According to Ohio Valley Resource, there also appears to be a correlation between dicamba damage and areas located by rivers and in floodplains. Ohio farmer Jacob Goodman suspects “It’s something about the chemistry and the temperature inversions that happen in river bottoms that is causing this chemical to freely roam.”
Dicamba Maker Blames Farmer Ineptitude
Not surprisingly, Monsanto blames damage resulting from XtendiMax on farmer misapplication. Monsanto’s vice president for global strategy told The New York Times, “New technologies take some time to learn. Thus far, what we’ve seen in the field, the vast majority, more than three-quarters of them, has been due to not following the label.”
The question is, can the instructions actually be followed in real life? According to Bob Hartzler, an agronomy professor and weed specialist at Iowa State University, “The restriction on these labels is unlike anything that’s ever been seen before.” The class-action lawsuit filed by Morgan & Morgan claims the label instructions are “unrealistic,” and that the restrictions on wind speed disallow timely application of the weed killer.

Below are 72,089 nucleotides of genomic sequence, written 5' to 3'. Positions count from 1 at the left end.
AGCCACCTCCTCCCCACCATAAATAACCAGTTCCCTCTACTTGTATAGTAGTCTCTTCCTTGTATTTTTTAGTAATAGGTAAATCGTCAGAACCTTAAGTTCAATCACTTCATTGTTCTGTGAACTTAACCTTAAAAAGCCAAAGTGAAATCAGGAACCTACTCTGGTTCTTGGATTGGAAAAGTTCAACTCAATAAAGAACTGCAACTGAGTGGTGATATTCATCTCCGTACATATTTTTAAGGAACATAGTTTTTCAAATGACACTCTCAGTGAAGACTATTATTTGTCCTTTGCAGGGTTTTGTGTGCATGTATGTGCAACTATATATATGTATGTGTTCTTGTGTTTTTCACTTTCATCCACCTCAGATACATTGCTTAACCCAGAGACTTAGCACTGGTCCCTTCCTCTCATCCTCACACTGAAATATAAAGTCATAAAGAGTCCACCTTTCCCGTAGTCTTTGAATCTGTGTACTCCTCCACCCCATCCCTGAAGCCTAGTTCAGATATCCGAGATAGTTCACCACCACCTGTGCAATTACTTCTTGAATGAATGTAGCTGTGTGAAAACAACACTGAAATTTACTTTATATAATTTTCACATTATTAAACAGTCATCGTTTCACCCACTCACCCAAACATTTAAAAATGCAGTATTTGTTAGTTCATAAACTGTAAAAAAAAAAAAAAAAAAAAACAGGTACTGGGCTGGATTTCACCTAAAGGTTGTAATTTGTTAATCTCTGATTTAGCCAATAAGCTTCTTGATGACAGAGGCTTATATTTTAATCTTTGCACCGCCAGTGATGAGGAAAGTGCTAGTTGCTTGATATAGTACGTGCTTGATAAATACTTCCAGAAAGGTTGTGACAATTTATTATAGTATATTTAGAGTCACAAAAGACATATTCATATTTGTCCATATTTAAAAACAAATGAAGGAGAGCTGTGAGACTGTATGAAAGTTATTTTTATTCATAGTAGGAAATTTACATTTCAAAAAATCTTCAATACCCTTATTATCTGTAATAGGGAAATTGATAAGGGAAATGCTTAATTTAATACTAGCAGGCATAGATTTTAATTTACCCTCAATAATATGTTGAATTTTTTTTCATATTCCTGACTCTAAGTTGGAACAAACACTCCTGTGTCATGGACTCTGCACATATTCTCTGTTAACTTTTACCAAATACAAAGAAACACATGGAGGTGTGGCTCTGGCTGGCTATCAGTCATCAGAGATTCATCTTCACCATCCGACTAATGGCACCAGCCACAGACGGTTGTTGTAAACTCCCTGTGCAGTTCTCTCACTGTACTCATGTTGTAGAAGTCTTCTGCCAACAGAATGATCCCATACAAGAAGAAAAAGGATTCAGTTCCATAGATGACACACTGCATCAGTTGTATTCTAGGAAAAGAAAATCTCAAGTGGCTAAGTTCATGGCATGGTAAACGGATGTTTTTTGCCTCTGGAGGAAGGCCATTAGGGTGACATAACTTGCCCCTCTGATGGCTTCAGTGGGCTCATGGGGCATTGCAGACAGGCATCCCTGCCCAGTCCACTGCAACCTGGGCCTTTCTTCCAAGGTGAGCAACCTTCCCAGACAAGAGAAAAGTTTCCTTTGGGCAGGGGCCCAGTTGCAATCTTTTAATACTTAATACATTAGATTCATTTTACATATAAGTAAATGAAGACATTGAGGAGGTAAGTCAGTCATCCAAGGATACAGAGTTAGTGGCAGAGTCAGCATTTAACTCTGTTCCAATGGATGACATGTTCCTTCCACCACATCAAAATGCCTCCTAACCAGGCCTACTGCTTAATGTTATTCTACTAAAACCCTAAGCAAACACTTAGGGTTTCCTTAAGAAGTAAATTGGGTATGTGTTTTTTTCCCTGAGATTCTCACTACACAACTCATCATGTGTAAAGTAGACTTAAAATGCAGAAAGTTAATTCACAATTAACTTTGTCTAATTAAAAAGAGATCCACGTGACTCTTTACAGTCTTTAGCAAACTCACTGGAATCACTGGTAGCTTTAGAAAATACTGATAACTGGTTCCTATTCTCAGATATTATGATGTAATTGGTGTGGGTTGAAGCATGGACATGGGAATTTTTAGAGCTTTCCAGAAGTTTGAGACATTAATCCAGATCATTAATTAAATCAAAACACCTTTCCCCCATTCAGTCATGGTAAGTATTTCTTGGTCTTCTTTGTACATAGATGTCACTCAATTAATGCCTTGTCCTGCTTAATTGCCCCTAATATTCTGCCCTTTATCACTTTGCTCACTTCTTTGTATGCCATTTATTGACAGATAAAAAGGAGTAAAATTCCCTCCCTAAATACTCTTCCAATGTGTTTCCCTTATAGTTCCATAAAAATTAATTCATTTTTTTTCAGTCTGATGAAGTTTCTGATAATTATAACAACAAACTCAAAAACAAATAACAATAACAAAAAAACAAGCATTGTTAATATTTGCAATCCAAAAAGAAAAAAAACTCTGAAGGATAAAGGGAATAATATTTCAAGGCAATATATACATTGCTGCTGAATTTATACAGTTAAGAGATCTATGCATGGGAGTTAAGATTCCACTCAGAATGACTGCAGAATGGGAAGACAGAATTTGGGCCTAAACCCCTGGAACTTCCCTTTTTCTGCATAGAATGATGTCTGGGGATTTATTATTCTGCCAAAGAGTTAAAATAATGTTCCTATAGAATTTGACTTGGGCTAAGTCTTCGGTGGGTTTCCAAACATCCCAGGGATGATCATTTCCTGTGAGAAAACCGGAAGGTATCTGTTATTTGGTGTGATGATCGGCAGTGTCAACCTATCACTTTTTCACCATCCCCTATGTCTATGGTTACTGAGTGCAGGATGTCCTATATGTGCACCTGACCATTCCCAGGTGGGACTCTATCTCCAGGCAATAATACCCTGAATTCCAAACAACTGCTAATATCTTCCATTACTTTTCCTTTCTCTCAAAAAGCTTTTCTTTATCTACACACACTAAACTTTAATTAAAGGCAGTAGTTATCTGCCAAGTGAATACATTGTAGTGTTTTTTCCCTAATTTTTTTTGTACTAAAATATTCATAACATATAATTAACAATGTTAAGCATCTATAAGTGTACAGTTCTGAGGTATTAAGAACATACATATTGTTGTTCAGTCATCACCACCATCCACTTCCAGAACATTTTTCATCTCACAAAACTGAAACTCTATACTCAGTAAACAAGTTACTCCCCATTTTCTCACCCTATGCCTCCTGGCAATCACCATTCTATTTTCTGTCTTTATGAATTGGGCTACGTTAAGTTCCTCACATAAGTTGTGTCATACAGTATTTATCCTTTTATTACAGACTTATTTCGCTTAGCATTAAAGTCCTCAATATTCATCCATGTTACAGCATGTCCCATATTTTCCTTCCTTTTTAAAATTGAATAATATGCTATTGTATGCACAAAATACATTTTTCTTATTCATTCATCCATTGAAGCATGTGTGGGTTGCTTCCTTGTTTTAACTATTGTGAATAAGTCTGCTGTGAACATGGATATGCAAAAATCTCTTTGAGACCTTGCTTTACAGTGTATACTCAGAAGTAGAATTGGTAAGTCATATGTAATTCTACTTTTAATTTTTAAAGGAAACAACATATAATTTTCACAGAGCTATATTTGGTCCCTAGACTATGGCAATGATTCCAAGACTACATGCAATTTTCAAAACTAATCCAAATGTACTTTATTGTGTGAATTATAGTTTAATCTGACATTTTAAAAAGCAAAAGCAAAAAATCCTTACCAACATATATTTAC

As noted by a Missouri farmer, “You have to be a meteorologist to get it exactly right.” While some farmers admit to having difficulty following the label instructions, due to their complexity, other farmers rebuke Monsanto’s attempts to shift blame. As Arkansas farmer Qualls said, “We may be rural hicks, but we’re not stupid. We know how to apply chemicals. They are going to blame it on the farmer to reduce their liability.”
What’s more, because dicamba-resistant GE crops allow the chemical to be applied much later in the growing season, when temperatures and humidity levels are higher, it’s far more susceptible to volatility, meaning it turns into a gas. As a gas, it can no longer be controlled and spreads wherever the wind blows.